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'The Last Samurai': A Must See Movie

Published May 30, 2004 in MOVIE REVIEW
By Ryan Parsons | Campus Resource

When I originally saw the last samurai in theatres, I immediately knew that I was watching one of the best movies of the year. Now, after its video release, I again find myself blown away by how good this movie really is. Every aspect of this film [such as Cruis, Watanabe, cinematography, story, and score] seems to fit into a wonderful puzzle.

The Story
The plot is simple. A once noble American soldier finds redemption and honor after being captured by militant Samurai in the nation of Japan; the same Samurai that he has been sent to destroy. The soldier, Nathan Algren, is played by Tom Cruise. Cruise does a wonderful job playing a fallen soldier who must drown out his sorrows in the bottle. Cruise's character, Algren, is haunted by nightmares reflecting his troubled past. Algren, after being captured and forced to live with the Samurai, finds his cure amongst the samurai code. Algren later befriends and joins the samurai.

Cinematography
Open, untamed, landscapes with snowy mountains in the background to boot. What more could you want? All sets are very realistic and take advantage of the wide-screen format. As you watch the film you witness three locations. The first looks like an early San Francisco, the second is a busy, growing town in Japan, and the last is the samurai camp located 'deep in the mountains.' All are very well constructed and very realistic.

The Score
'The Last Samurai' has a very powerful score composed by Hans Zimmer. Zimmer, known for his music in 'Crimson Tide,' 'Pearl Harbor,' 'Black Hawk Down,' 'Gladiator,' and 'The Rock,' takes advantage of what I call weeping strings or weeping violins to tie the whole movie together while continuously setting the somber tone. The music in this film reminds me of a combination between the 'Glory' score and 'The Last of the Mohicans' score. Both of which I also greatly enjoy.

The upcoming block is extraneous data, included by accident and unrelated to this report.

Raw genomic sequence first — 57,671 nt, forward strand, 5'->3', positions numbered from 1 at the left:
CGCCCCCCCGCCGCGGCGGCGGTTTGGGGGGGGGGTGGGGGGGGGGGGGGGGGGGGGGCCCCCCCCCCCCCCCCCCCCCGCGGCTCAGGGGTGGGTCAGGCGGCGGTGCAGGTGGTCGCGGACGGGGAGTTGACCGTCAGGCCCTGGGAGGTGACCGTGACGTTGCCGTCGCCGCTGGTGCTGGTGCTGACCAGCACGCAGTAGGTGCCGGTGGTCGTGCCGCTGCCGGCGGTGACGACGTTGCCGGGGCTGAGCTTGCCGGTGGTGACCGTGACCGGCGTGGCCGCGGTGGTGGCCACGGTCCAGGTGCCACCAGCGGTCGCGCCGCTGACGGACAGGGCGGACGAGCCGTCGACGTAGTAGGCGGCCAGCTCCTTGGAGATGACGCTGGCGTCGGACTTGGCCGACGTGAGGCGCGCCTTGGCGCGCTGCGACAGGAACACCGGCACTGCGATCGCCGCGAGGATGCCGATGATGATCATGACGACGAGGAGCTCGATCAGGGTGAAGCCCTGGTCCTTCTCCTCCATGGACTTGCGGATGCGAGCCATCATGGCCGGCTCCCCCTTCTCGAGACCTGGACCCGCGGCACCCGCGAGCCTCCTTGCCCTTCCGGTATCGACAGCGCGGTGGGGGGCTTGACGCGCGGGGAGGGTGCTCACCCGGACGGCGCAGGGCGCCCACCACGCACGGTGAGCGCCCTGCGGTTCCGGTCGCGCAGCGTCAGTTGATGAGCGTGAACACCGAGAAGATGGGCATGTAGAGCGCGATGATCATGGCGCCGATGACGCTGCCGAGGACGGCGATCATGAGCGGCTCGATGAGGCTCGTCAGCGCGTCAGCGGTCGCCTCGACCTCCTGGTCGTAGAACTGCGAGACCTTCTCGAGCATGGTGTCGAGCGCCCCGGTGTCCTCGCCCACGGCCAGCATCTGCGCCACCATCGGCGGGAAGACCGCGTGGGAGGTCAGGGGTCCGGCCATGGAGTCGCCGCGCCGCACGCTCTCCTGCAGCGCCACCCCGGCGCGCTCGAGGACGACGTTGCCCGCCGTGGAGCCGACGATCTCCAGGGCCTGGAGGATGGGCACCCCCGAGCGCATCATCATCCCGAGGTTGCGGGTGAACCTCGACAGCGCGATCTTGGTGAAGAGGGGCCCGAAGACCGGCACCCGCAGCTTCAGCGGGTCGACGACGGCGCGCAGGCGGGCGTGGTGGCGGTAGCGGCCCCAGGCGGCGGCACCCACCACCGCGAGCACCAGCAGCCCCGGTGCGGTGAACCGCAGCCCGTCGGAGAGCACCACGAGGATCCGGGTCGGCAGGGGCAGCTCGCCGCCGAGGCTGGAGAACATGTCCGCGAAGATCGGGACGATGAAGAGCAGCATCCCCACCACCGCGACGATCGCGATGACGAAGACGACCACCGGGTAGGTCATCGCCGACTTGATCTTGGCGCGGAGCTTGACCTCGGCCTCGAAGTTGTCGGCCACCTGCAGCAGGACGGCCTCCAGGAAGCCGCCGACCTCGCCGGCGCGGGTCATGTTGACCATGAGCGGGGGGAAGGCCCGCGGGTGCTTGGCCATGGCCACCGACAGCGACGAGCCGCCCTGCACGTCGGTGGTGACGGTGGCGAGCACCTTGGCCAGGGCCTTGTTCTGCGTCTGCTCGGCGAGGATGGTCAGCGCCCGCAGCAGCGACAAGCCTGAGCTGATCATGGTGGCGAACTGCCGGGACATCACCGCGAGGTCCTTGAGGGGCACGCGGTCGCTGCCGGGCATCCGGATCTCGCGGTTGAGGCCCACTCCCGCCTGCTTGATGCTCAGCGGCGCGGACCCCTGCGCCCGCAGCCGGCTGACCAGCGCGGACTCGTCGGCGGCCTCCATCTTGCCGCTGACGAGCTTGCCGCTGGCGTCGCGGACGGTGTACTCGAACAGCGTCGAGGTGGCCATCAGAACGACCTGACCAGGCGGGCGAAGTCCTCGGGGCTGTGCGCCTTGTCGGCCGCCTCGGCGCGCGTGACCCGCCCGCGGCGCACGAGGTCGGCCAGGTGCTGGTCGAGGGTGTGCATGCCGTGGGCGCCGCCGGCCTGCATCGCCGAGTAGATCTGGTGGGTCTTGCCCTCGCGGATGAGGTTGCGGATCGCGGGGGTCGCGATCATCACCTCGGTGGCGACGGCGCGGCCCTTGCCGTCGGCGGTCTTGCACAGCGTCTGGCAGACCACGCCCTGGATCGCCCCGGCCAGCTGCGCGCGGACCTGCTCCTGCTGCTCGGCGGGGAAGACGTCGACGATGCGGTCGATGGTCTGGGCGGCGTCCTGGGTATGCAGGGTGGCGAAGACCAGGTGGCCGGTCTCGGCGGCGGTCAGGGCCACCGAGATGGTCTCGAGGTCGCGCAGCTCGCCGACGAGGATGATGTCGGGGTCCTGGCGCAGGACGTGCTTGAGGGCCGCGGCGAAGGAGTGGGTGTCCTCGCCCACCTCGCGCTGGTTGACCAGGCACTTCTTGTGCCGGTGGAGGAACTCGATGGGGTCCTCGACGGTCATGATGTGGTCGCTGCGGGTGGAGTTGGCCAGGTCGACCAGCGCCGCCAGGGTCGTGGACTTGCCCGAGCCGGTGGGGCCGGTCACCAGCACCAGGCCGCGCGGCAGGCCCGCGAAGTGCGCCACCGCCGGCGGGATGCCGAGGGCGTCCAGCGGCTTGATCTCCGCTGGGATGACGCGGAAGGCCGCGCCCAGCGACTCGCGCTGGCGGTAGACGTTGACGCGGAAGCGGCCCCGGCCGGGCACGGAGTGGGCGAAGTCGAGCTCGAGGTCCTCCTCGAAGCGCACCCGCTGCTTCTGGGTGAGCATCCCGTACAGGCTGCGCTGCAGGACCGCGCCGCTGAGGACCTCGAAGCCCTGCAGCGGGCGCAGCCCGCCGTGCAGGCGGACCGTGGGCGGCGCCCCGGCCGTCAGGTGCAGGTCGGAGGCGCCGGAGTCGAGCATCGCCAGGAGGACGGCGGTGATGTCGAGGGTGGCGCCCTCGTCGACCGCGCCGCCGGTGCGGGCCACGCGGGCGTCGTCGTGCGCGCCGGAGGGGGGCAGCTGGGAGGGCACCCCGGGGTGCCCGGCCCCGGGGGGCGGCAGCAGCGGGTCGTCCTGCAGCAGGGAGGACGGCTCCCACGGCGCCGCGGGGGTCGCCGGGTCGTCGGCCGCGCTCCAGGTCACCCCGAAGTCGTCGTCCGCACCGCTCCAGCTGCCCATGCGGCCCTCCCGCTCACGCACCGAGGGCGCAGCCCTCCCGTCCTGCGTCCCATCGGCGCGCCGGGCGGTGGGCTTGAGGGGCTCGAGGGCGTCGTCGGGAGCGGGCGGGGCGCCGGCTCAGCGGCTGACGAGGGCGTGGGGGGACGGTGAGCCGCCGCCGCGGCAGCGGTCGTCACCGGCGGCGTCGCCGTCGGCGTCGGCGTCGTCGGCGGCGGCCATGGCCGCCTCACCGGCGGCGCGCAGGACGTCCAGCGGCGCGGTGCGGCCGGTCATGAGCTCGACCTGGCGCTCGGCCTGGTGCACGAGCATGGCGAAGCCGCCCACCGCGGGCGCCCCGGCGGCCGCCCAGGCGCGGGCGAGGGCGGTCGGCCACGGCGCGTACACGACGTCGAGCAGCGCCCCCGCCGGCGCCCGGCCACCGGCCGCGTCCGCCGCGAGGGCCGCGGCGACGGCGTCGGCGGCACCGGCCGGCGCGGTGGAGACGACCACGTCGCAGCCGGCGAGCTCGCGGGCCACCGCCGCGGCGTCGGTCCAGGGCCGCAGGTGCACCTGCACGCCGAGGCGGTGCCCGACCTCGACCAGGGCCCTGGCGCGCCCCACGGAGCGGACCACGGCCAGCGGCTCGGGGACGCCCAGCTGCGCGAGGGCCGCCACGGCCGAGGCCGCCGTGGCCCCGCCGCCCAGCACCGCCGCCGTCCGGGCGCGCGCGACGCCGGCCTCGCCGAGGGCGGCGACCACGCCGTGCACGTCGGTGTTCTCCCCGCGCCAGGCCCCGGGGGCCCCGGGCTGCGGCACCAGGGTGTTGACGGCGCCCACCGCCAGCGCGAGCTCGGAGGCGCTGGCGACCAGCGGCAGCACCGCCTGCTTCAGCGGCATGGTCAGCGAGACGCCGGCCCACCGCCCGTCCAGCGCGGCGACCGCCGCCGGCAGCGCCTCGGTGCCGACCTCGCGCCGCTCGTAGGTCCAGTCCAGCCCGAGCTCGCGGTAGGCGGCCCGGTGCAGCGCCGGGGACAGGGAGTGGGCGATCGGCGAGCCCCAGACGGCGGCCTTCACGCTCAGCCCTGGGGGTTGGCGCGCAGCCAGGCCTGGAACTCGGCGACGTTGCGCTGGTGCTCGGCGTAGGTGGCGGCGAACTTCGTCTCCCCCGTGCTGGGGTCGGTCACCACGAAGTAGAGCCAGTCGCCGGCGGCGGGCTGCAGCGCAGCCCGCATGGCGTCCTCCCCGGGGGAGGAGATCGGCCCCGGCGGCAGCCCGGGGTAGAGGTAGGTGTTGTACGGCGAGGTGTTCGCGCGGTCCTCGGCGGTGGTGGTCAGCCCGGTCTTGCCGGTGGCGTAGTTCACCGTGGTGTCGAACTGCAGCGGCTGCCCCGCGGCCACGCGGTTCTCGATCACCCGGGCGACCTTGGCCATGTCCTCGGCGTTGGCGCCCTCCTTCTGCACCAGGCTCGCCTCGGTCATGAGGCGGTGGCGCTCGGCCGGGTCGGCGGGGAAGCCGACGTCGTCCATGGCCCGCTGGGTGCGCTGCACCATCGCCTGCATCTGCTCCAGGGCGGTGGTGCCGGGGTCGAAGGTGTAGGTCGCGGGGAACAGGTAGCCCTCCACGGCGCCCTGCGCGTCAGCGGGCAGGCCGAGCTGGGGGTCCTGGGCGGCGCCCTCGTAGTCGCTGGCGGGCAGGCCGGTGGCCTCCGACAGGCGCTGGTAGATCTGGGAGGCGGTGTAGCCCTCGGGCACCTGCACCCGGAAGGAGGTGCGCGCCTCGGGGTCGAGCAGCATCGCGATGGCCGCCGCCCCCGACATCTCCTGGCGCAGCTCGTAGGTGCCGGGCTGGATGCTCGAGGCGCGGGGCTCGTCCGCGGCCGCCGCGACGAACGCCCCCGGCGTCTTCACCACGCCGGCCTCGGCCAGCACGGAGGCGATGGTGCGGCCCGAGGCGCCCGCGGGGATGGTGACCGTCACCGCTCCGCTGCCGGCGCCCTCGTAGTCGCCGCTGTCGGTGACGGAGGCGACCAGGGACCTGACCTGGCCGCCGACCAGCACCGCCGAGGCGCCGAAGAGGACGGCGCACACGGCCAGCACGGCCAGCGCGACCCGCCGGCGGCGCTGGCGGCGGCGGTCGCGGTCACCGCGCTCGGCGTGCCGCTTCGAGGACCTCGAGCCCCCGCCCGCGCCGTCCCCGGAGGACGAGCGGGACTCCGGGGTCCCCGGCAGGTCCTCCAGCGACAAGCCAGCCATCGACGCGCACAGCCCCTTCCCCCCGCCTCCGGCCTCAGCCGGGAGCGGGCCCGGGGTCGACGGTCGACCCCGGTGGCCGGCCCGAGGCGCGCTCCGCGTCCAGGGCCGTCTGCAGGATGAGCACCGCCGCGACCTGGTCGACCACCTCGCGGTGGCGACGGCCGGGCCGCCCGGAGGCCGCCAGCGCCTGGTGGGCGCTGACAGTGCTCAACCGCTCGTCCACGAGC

Sample Music: Ronin.mp3

The Players
As previously discussed, Tom Cruise does a convincing job on playing the roll of Captain Algren. However, his co-star Ken Watanabe, brings light to the screen. As a viewer, you will fall in love with the energy and compassion that Watanabe envoys in his character Katsumoto. The guy is to a better word, brilliant.

Rent, Buy, or See this Movie!
If you have not yet seen this film, go rent/buy it and do so. I can almost guarentee that you will be taken by the acting to the action to the story, the pacing, the music, the emotional resonance, the character development, the cinematography, the beginning, the ending [joblo] and everything that falls within. This movie brings you in close and personal and you will love every step of the way.

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Ryan Parsons
Sources: Campus Resource
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